As Wisconsin’s population ages, we will need immigrants in our future workforce to keep our economy vibrant.
Over the past 15 years, the city of Green Bay has been transformed by immigration. From negligible proportions in 1980, the foreign-born and Hispanic populations of Green Bay grew steadily through the 1990s, and had established a significant community presence by the 2000s. Though this change did not come all at once, the release of the 2000 Census results crystallized locals’ thinking. According to one observer, “About 50 percent said: ‘This is great because the diversity will enrich us.’ But another 50 percent said: ‘Oh, my God, now what are we going to do?’” According to another, “For minorities to come here and live has created culture shock in Green Bay.”1
This study seeks to provide new information on some of the actual and potential consequences of immigration for Green Bay and surrounding Brown County, Wisconsin. Specifically, the study finds that:
- If recent demographic trends continue, Hispanics will grow from 10.7 percent of the Green Bay population in 2006, to at least 17 percent in 2017, to nearly 30 percent in 2032. This last figure would put Green Bay’s Hispanic population on par with that of contemporary Arizona, which shares a border with Mexico.
- Based on 2000 Census data, immigrant households in Brown County are estimated to have consumed somewhere between $4 million and $18 million more (in 2007 dollars) in state and local government services than they paid in state and local taxes. On the other hand, these same households most likely provided a partial subsidy of the federal programs and services that native Wisconsin taxpayers received. This is because immigrants (particularly illegal immigrants) make relatively large tax contributions to the federal government but are eligible for fewer benefits than the native-born population. At the state level, though, immigrant tax payments are relatively low, and the most expensive public service — K-12 public education— is available to the children of all immigrants, whether legal or illegal.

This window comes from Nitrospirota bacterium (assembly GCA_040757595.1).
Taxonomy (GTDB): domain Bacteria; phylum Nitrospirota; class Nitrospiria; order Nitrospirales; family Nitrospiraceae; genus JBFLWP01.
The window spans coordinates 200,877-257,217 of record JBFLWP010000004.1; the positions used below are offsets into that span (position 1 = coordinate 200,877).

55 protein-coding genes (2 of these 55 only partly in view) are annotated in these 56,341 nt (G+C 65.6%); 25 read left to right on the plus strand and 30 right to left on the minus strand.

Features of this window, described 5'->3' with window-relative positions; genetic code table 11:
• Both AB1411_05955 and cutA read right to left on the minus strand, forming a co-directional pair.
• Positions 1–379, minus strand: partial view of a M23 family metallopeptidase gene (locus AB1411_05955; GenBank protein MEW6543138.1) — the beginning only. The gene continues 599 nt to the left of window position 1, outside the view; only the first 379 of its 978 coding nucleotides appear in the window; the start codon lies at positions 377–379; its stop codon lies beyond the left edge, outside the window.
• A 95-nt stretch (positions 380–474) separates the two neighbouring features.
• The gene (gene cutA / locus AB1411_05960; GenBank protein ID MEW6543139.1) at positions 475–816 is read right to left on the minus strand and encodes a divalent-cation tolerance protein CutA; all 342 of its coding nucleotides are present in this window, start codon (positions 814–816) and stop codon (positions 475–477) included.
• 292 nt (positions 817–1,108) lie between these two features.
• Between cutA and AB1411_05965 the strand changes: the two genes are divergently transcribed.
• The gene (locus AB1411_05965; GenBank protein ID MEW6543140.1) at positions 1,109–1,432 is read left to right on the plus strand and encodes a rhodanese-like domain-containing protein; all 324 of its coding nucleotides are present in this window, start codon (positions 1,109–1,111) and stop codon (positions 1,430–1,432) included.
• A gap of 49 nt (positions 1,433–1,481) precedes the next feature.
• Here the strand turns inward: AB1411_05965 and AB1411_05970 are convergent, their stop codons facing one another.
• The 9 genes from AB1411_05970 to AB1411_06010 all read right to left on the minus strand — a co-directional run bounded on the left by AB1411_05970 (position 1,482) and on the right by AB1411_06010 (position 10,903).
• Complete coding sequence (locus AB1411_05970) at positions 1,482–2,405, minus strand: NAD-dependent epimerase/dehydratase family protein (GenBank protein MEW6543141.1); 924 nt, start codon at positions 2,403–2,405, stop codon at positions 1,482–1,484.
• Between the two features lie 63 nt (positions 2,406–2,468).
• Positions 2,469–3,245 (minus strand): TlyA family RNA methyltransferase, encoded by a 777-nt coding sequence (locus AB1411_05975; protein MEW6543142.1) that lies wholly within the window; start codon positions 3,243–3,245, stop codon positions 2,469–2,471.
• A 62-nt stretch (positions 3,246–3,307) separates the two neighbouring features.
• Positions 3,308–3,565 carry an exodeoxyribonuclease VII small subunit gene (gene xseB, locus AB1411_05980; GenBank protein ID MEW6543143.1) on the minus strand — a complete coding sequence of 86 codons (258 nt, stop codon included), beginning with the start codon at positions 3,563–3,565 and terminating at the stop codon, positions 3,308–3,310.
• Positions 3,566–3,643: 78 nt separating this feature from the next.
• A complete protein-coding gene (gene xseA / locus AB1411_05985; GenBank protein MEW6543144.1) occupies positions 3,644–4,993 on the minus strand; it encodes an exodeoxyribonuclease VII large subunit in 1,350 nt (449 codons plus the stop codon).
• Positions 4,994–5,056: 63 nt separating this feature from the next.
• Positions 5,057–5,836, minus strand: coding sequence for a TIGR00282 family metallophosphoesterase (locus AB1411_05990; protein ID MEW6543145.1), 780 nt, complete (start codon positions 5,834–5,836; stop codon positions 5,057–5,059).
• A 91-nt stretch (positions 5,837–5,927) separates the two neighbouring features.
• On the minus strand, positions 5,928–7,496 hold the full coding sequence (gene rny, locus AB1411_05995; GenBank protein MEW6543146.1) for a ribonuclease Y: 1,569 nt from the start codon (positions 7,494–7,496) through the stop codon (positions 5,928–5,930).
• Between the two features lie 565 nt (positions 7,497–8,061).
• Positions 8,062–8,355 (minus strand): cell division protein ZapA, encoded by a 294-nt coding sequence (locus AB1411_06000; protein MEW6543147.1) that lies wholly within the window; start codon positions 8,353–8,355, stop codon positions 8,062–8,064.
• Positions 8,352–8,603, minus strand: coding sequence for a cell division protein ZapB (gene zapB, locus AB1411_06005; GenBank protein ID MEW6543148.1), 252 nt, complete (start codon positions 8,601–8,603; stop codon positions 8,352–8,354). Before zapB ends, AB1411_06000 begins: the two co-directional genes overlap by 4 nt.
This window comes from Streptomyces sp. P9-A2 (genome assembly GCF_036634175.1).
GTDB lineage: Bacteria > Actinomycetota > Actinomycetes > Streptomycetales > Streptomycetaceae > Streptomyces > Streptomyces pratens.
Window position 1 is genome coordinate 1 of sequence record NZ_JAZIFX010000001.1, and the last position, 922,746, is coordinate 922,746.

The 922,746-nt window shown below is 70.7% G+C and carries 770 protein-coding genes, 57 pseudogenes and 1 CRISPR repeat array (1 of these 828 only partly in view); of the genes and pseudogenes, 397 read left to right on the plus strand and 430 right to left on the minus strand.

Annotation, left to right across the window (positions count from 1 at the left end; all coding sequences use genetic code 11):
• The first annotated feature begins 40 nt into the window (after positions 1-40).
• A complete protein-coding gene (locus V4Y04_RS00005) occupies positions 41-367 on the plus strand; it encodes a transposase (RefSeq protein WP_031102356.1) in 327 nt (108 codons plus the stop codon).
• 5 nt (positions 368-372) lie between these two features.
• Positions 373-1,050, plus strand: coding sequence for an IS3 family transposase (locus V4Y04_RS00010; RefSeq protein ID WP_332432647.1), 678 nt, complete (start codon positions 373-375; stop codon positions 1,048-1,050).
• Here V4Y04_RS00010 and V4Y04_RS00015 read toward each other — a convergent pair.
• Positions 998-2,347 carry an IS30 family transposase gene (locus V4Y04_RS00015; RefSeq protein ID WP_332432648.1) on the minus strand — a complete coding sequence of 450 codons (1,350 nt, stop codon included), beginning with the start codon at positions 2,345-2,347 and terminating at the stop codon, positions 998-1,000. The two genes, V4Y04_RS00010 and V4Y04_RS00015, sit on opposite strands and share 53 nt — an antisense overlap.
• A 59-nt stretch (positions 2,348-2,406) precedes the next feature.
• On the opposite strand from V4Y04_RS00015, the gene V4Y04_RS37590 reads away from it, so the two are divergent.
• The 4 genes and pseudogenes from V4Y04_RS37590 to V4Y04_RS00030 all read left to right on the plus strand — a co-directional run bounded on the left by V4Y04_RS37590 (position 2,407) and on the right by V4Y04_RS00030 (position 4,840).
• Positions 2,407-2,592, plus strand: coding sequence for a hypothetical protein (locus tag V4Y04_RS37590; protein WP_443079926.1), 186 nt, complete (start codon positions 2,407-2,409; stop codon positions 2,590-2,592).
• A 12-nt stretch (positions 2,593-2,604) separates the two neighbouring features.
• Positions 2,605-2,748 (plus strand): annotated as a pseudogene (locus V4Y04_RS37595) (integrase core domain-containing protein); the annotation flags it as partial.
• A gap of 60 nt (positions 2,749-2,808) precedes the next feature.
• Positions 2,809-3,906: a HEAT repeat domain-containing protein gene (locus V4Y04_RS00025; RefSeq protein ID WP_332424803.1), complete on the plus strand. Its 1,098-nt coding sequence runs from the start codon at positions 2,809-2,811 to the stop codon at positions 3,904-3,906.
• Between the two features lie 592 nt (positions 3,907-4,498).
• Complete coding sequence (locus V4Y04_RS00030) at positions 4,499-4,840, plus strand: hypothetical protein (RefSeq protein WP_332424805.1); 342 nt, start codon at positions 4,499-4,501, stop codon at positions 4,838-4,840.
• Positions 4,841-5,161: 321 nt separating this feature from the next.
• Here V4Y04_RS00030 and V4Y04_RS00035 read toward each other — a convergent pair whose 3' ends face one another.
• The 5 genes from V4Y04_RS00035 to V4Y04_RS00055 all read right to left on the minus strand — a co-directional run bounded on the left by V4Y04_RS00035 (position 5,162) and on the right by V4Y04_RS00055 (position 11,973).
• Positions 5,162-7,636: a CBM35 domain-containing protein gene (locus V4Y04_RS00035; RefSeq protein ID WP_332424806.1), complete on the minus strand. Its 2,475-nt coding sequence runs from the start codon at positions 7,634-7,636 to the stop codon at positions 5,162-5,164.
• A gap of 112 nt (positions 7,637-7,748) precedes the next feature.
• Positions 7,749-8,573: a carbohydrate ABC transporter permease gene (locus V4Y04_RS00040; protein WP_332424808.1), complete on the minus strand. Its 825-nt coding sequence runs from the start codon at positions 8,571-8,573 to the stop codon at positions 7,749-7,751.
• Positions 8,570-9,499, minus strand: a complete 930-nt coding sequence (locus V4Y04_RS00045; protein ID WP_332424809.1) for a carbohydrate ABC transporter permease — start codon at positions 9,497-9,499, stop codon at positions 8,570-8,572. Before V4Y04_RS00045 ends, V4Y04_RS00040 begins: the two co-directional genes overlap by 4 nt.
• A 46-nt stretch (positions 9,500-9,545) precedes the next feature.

- Though the available data are suggestive rather than conclusive, there is little indication that immigration to Green Bay has harmed job opportunities for native workers. Furthermore, though the impacts are difficult to measure, Green Bay immigrants clearly have benefited the local economy by starting businesses, saving and investing money, purchasing consumable goods, hiring employees, and creating the conditions for more efficient use of capital through the provision of their labor.
- Data on the impact of immigration on wages in the Green Bay metro area are mixed and inconclusive. It seems unlikely, though, that any downward pressure on local wages due to immigration has been significant.